JOHANNESBURG - FIFA's refusal to use
technology to help decide on close calls has left football
isolated in major international sport, clinging to the idea that
human error is somehow preferable to computer-backed truth.
While other sports have happily embraced the use of video
replays or infrared systems to review goals and other close
calls, earlier this year football's governing body ruled out the
use of any such system for the foreseeable future.
The issue came into sharper focus than ever after decisions,
shown by instant replays to be incorrect beyond any reasonable
doubt, altered the balance of Sunday's two World Cup second
First it was a shot from Frank Lampard that clattered
against the German crossbar and bounced down well over the line
when England, chasing a comeback, were 2-1 down. Germany,
clearly rattled at the time, went on to win 4-1.
In the later game at Soccer City, Mexico had been enjoying
the better of the game against Argentina when Carlos Tevez
scored from a clearly offside position, setting Diego Maradona's
side on their way to a 3-1 win.
FIFA spokesman Nicolas Maingot was in an uncomfortable
position on Monday when asked for a response.
He was unable to do anything but refer reporters to recent
statements from FIFA President Sepp Blatter, who reiterated his
opposition to the use of technology after the sport's lawmaking
body decided against its introduction in March.
"The game must be played in the same way no matter where you
are in the world," Blatter said on FIFA's website. "The simplicity and universality of the game is
one of the reasons for its success.
"No matter which technology is applied, at the end of the
day a decision will have to be taken by a human being. This
being the case, why remove the responsibility from the referee
to give it to someone else?"
Critics among fans, players and coaches may argue that in
certain cases, Sunday's games among them, giving the
responsibility to someone else would lead to a more accurate
TRACKING THE BALL
Tennis and cricket are among the sports to have happily
introduced infrared systems to track the ball, while rugby, NBA
basketball and American football use video replays.
The current debate in MLB baseball is not whether the
limited use of video to check questionable home runs should be
scrapped but rather expanded to cover the sort of mistake that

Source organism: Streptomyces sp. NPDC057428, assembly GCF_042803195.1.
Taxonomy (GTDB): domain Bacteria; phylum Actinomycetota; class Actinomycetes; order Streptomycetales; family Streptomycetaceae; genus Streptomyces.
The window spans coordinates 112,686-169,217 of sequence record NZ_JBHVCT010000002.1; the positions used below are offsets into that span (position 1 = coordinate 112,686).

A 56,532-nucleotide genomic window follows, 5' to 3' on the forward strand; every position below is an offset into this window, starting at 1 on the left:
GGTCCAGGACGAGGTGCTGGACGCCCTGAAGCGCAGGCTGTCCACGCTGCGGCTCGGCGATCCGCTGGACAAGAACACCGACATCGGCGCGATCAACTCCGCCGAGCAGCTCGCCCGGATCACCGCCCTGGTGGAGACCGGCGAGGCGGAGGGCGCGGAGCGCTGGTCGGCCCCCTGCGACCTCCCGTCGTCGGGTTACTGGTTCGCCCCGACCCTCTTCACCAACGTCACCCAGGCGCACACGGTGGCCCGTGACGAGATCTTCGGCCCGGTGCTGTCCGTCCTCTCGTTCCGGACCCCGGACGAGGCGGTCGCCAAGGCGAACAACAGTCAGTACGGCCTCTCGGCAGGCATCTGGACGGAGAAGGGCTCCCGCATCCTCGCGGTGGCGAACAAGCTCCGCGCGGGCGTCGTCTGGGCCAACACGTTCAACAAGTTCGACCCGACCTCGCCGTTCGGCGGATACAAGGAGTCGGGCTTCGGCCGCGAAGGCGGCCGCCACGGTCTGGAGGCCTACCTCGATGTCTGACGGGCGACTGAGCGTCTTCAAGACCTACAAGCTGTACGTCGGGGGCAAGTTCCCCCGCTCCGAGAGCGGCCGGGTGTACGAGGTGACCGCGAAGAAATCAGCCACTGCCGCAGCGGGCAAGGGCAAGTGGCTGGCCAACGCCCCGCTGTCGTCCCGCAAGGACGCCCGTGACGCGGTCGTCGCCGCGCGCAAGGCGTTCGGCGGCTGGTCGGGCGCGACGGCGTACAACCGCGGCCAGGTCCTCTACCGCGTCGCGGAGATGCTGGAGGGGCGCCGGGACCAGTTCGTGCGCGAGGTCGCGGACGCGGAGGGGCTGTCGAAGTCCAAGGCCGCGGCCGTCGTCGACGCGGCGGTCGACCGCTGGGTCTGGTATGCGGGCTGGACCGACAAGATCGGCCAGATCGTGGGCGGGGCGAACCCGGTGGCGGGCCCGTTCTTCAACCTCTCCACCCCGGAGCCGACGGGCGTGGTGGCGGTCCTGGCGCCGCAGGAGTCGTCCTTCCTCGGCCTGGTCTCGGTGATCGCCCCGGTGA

denied Armando Galarraga a perfect game.
At the Olympics, freeze-frames help decide places on the
track, Formula One motor racing uses video and technical
analysis to make calls long after the race is over, often
affecting the results, and the list of sports embracing
technology goes on and on.
By no means all World Cup players support the idea of using
video evidence or other technology with some believing that luck
evens itself out over time.
Germany midfielder Sami Khedira, who played in the England
game, told a news conference: "We are quite happy the way it is
because in the long run these things get balanced out. It's all
part of the game and part of the emotion."
Plenty of people involved in the sport would clearly welcome
it, however, including Khedira's team-mate Miroslav Klose.
"If technological solutions are there they should be used,"
Klose said. "I'm not talking about TV evidence. I'm more talking
about a chip in the ball or goal-line cameras. You see it in
tennis and other sports, why not football?"
That question will have been asked by many fans, not to
mention the Mexico players who saw the Tevez goal replayed on a
giant screen at the stadium, sparking vehement protests.
FIFA's response was to say that such a controversial
incident should not have been replayed, while promising to
exercise more control on what goes on the big screen.
That would appear to be missing a point summed up by Spain
striker Fernando Torres.
"We're tired of asking for technological help on these kind
of situations," Torres said on Spanish radio. "They can
determine something as important as whether you get knocked out
of a World Cup."
Follow FFT.com on Twitter
Join FFT.com on Facebook
Borussia Dortmund's Mario Gotze ruled out of Champions League final against Bayern Munich
Malaga coach Manuel Pellegrini will leave the La Liga club at the end of the current season
Stoke City and manager Tony Pulis part company by mutual agreement after seven years
Andy Carroll pulls out of England's friendly internationals against Ireland and Brazil
Ten years on, the legends speak to FFT
Your questions answered by an A to Z of legends
He's here, he's there, he's...
The cost of Premier League away travel
Nike CR7 IX for you
FourFourTwo is brought to you by Haymarket Consumer Media & FourFourTwo is part of Haymarket Sport
| International Licensing | © Haymarket Media Group 2010